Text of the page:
Learning fast

Fourteen-year-old John has moderate learning difficulties which
cause him problems in making himself understood and understanding
what other people are saying. He attends a mainstream school in
Manchester and copes well with the work. What he doesn’t cope with
so well is the bullying.

He explains: “It started at primary school nine years ago and has
gone on ever since. I’ve had all sorts of things happen to me, I’ve
even been set on fire. I’ve told teachers about it but they are
always busy and say come back later. Then when I go back they say
it’s too late. Only one teacher has helped me, he’s spoken to the
bullies but no one else has done anything.

“I’d like the bullies to be kicked out of school. I don’t know why
they bully me, I don’t know if it’s because of my disabilities but
I’ve never told the other kids at school about my disabilities.
Probably they just bully me because they can.

“I’ve started harming myself because of the bullying and the fact
that I’m not being taken seriously. I feel that if I do that I am
sorting it out in my own way. I’ve tried not to let it get in the
way of my learning but it’s hard.”

Away from his problems at school, John is happy with the health
care he receives and has recently started seeing a speech therapist
who he says is very good, although he doesn’t know why he has had
to wait so long to get help with his speech problems. He is also
getting help from doctors and a psychiatrist for his self-harming
and is confident that with their support he will be able to

John gets a lot of support from his family. His parents are
divorced and he lives with his mum but his dad plays an active role
in his life. “When my dad lived at home he used to drink a lot and
that used to affect me, he would smash doors and windows at home,
but it is better now, he doesn’t drink so much. I still see a lot
of my dad, it doesn’t really feel like my mum and dad are
divorced,” he explains.

John, a keen song-writer and Manchester City fan, is one of the
regular members of a weekly activity group for young people with
learning difficulties in Manchester. The group receives funding
from various charities and statutory sources and is largely staffed
by volunteers. Young people are able to take part in drama
workshops, arts and crafts, music and writing projects. Day trips
are organised but can be problematic because transport costs tend
to be so high.

Thirteen-year-old Karen has Down’s syndrome but that doesn’t stop
her from leading an active social life. She loves meeting new
people, learning their names and what they do and introducing them
to other people.

She says: “I like coming to the group and talking to the
volunteers. I’m a big girl now and I can do lots of things on my

Karen enjoys going for respite care on a regular basis, which gives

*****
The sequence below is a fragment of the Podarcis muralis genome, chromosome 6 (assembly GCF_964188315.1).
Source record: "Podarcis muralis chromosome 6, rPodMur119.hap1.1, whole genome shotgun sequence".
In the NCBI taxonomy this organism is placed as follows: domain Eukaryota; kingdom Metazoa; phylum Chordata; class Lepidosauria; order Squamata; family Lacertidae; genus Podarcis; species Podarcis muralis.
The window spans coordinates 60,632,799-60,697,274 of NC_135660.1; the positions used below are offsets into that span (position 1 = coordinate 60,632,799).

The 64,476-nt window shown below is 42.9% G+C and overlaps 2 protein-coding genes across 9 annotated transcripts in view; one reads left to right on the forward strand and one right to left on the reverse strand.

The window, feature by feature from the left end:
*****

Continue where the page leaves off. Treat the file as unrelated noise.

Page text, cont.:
both her and her family a break. The respite carer who looks after
her plays an important role in her life. Karen says: “I stay the
night there and I like it. She has a son who is my friend and a cat
I can play with. And she came to see me when I was in a

Karen attends a school for children with special needs and enjoys
swimming and drama. She says the teachers are very good and help
her with her school work if she gets stuck. When Karen is in a new
or strange environment she often gets very anxious and scared. A
health worker has recently started coming into school to help her
with this and Karen likes working with her on a one-to-one

Paul, aged 14, is a keen Manchester United fan and enjoys bowling,
drama and meeting friends. His learning difficulties are compounded
by housing problems. He has a large family and says it is
overcrowded at home and he doesn’t like sharing a bedroom with
several other members of his family. “I don’t like bedtime, it is
difficult and it makes me upset.”

He says he finds his special school boring, he finds writing hard
and he sometimes gets into trouble. He gets worried when he can’t
do things but says one particular teacher at school helps

Paul sees a doctor regularly but has negative feelings about health
professionals. He says: “Doctors wind me up, the things they say,
how they are.”

Sixteen-year-old Caroline enjoys singing and drawing with her
friends at the activity group. She has learning difficulties,
hearing problems and diabetes. She says: “It means I find some
things hard, like writing and maths. It makes me feel upset when I
can’t do things. My mum helps me but I’d like the teachers to help
me more.”

She sees doctors regularly for treatment for her hearing problems
and for managing her diabetes. She has regular injections and takes
tablets to control her blood sugar levels. She admits it is
difficult not eating chocolate or having fizzy drinks like other
young people but she now manages her diabetes well.

Sukhi, aged 16, who has learning difficulties and suffers from
epilepsy, enjoys meeting other young people at the group and
appearing in music videos they produce. Her epileptic seizures have
only started recently and have so far all happened at school.

She says: “I’ll be doing something or talking to a teacher and then
something happens to me and I have to go to the hospital. The
teachers help me, they are good to me when it happens but I have
missed some school. The doctors and nurses at hospital give me
things to make me stop having the fits but sometimes they don’t
explain what is happening.”

Names in this article have been changed to protect

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